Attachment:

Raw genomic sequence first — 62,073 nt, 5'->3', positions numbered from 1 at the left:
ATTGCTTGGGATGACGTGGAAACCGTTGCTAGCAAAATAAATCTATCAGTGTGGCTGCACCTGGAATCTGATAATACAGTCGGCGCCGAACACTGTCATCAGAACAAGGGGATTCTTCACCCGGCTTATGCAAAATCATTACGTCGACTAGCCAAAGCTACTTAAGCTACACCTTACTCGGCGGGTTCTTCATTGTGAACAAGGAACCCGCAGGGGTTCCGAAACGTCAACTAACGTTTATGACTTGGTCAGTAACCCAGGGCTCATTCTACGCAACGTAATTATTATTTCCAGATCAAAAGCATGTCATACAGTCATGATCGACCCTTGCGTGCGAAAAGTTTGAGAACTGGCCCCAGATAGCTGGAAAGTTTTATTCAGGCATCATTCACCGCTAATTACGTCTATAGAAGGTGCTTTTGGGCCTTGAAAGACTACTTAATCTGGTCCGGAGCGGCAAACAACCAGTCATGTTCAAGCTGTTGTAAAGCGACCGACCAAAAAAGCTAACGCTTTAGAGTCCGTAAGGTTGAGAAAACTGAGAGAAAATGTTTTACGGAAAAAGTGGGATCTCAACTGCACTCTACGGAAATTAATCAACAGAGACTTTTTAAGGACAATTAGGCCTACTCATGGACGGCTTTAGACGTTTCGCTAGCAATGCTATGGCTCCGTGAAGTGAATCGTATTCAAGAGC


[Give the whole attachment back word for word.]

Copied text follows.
Raw genomic sequence first — 62,073 nt, 5'->3', positions numbered from 1 at the left:
ATTGCTTGGGATGACGTGGAAACCGTTGCTAGCAAAATAAATCTATCAGTGTGGCTGCACCTGGAATCTGATAATACAGTCGGCGCCGAACACTGTCATCAGAACAAGGGGATTCTTCACCCGGCTTATGCAAAATCATTACGTCGACTAGCCAAAGCTACTTAAGCTACACCTTACTCGGCGGGTTCTTCATTGTGAACAAGGAACCCGCAGGGGTTCCGAAACGTCAACTAACGTTTATGACTTGGTCAGTAACCCAGGGCTCATTCTACGCAACGTAATTATTATTTCCAGATCAAAAGCATGTCATACAGTCATGATCGACCCTTGCGTGCGAAAAGTTTGAGAACTGGCCCCAGATAGCTGGAAAGTTTTATTCAGGCATCATTCACCGCTAATTACGTCTATAGAAGGTGCTTTTGGGCCTTGAAAGACTACTTAATCTGGTCCGGAGCGGCAAACAACCAGTCATGTTCAAGCTGTTGTAAAGCGACCGACCAAAAAAGCTAACGCTTTAGAGTCCGTAAGGTTGAGAAAACTGAGAGAAAATGTTTTACGGAAAAAGTGGGATCTCAACTGCACTCTACGGAAATTAATCAACAGAGACTTTTTAAGGACAATTAGGCCTACTCATGGACGGCTTTAGACGTTTCGCTAGCAATGCTATGGCTCCGTGAAGTGAATCGTATTCAAGAGC